Ty is an MC, stand-up comedian and a lawyer too.
1. How did you get into MCing?
I used to have serious stage fright, I couldn’t stand in front of crowds. When I was in high school however, the only way to avoid cross country was to join drama club, and so I did.
After high school, throughout university, the church was my platform. I would read announcements and lead the service (basically MCing). Eventually, someone asked me to MC their graduation party and it went all up from there.
Over the last year, I have hosted events for a number of corporates, personal events and artistic gigs. I have been contracted by "Because You Said So", "UN Women", "Ink Overflow", "Vunja Kimya" and "Karura Comedy Club", among others. I also host a monthly stand-up comedy show called "Casa Comedy" every month.
2. Does your faith determine which gigs you pick? Also, what do you think about the dissonance between one’s faith and actions in light of trending incidents incriminating two Kenyan gospel musicians and a pastor?
Everyone works on principle, so yes, my faith guides the gigs I say yes to. I am, however, yet to be asked to host an event that crosses that line. When I turn down a job, it is mostly due to conflicting schedules or payment disagreements. On this other matter, it’s very disheartening.
The little I have gathered from the stories online leaves a bad taste in my mouth. It is bad enough if someone does it, but worse if you hurt people while hiding behind the name of God. I’m happy these stories are coming to light because such people have a greater responsibility than the average Joe.
Where crimes were committed, especially of a sexual nature, the law should take its course. What such people fail to understand is that as Christians, we do not have the social privilege of ‘woke empathy’.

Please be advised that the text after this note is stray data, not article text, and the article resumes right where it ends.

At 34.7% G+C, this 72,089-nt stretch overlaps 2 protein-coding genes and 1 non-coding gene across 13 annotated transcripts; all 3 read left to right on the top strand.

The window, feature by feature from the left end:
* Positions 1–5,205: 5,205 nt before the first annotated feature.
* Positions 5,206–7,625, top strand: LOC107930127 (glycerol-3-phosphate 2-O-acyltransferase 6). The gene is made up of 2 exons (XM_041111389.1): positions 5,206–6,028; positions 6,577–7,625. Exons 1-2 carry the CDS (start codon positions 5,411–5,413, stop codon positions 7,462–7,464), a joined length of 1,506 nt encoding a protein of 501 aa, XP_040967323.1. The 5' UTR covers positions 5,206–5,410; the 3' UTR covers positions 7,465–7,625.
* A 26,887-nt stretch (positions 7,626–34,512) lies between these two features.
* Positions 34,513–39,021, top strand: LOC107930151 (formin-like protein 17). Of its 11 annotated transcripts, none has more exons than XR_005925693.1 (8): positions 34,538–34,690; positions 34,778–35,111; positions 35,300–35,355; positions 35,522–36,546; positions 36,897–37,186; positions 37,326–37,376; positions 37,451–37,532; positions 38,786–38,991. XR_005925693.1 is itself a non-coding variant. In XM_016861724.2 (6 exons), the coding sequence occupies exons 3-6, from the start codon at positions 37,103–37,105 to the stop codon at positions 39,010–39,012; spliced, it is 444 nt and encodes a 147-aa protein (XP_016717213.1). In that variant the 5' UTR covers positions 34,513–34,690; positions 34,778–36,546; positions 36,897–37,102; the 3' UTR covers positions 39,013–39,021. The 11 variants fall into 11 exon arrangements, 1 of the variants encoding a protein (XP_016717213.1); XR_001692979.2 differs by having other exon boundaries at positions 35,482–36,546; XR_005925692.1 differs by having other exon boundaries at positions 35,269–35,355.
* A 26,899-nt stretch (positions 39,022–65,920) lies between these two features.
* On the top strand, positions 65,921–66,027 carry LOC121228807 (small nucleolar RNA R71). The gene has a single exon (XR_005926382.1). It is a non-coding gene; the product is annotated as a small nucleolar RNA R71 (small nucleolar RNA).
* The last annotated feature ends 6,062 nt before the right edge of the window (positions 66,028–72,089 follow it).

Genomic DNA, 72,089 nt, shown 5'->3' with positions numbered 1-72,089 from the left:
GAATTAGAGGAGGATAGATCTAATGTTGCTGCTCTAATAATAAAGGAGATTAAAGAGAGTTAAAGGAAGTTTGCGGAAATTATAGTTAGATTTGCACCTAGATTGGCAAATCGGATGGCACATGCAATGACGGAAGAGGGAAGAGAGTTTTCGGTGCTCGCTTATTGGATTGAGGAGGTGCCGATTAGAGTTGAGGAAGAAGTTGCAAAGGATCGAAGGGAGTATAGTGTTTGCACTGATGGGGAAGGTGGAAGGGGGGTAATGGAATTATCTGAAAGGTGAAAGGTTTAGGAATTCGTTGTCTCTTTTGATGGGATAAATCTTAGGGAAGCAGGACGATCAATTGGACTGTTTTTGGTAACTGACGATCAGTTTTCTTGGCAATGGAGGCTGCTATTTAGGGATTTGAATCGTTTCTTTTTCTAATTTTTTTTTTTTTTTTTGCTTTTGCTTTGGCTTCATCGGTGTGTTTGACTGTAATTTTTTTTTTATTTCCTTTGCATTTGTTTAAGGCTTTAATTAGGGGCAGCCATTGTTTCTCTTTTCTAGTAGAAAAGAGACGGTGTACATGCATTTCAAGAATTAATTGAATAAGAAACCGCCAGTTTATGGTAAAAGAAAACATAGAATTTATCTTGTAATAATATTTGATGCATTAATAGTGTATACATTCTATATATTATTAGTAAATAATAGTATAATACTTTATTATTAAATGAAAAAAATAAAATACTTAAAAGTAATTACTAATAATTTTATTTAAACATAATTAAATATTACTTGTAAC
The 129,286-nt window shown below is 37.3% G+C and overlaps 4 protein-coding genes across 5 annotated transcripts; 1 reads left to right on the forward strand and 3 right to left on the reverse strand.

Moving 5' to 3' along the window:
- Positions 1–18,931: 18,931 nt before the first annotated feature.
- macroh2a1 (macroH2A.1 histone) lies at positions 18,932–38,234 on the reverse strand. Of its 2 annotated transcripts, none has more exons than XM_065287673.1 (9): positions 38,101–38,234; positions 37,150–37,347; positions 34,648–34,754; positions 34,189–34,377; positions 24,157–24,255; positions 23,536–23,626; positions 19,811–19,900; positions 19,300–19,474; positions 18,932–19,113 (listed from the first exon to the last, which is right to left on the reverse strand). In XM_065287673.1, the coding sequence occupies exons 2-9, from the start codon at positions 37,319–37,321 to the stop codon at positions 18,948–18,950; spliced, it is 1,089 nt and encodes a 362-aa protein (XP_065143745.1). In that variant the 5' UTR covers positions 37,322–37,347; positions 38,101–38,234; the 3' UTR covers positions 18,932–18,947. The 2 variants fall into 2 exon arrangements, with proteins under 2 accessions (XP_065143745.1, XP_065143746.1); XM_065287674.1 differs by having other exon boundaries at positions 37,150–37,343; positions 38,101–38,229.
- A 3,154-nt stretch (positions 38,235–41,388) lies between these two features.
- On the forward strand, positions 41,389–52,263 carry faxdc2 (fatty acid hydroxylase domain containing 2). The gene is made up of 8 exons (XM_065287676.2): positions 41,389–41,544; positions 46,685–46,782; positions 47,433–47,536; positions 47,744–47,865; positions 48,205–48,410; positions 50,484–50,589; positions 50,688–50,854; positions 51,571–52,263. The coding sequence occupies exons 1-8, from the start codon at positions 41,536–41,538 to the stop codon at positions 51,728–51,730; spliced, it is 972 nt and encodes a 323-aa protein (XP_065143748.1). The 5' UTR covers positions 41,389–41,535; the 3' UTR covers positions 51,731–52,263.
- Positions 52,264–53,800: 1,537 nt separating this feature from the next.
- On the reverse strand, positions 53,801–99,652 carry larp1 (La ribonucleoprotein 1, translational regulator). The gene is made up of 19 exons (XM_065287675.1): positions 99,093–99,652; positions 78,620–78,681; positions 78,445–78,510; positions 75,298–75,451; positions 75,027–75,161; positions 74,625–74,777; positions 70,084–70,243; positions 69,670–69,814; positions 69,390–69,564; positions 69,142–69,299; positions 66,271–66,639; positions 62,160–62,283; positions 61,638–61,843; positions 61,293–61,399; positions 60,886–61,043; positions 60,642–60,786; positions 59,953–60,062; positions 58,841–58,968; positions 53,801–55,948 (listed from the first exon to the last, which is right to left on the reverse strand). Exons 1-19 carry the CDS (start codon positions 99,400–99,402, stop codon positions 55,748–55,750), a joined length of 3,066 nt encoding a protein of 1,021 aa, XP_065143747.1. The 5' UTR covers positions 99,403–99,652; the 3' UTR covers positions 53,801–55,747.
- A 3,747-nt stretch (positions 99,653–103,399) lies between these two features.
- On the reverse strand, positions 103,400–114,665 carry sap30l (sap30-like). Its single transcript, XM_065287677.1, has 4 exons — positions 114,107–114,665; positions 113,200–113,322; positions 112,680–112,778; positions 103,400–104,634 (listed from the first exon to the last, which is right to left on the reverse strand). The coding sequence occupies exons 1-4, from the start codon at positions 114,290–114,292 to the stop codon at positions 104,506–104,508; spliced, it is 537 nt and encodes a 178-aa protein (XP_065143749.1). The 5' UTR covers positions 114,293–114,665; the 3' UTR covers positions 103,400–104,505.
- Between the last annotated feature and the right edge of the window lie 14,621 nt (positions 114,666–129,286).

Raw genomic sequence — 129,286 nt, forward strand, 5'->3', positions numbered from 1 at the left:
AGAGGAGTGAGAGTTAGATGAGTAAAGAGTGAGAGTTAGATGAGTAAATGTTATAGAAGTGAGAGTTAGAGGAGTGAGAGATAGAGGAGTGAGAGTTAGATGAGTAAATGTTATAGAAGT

The bad actions of a few will often cast a shadow of guilt on the entire group. In an ‘us vs. them’ online call-out culture, no attempt will be made to separate their actions and those of the larger community.
These incidents create a perfect opportunity for those with personal biases against the church and Christianity in general to validate their biases and throw around the ‘that’s why I don’t go to church’ or the, ‘all these guys are hypocrites’ shots.
Online outrage is good since it creates awareness on an issue, but we need to back it up with proper follow up to see out issues after they are no longer on the spotlight before we move on to the next scandal.
3. What do you think the role of the church is in entertainment?
To be honest? None. There are relevant bodies that have been given this mandate. The gospel ‘Industry’- sad that that’s even a thing - has many genuine talented artists. The celebrity nature, however, has the capacity to create a cult of personality around them, which is very tempting to abuse especially where there isn’t any accountability. If you move around every Sunday performing at different venues, you rarely have time to reflect on this thing you sing about.
4. You are also a stand-up comic. In terms of stand up, what material do you like to address, and why do you think Kenya continues to suffer from the, (if you mimic an accent it's funny) plague?
I mostly address everyday matters that affect Kenyans. Looking for a job, dating in Nairobi, dealing with police and also our relationship with the rest of the world.
While the tribe accent comedy is still the mainstream version, there is a growing alternative scene: "Karura Comedy Club" every first Saturday of the month, as well as "Casa Comedy" every third Thursday of the month are great avenues.
They are very popular among young adults from Kenya and abroad.
5. You are a lawyer too - how do you balance your varied passions?
I work as a governance and policy expert. I specialise in coordinating donor-funded advocacy and civic education work.
My comedy is often in the evenings or on weekends. My job involves lots of travelling within and outside the country, and to balance all this role, I plan ahead by at least three weeks.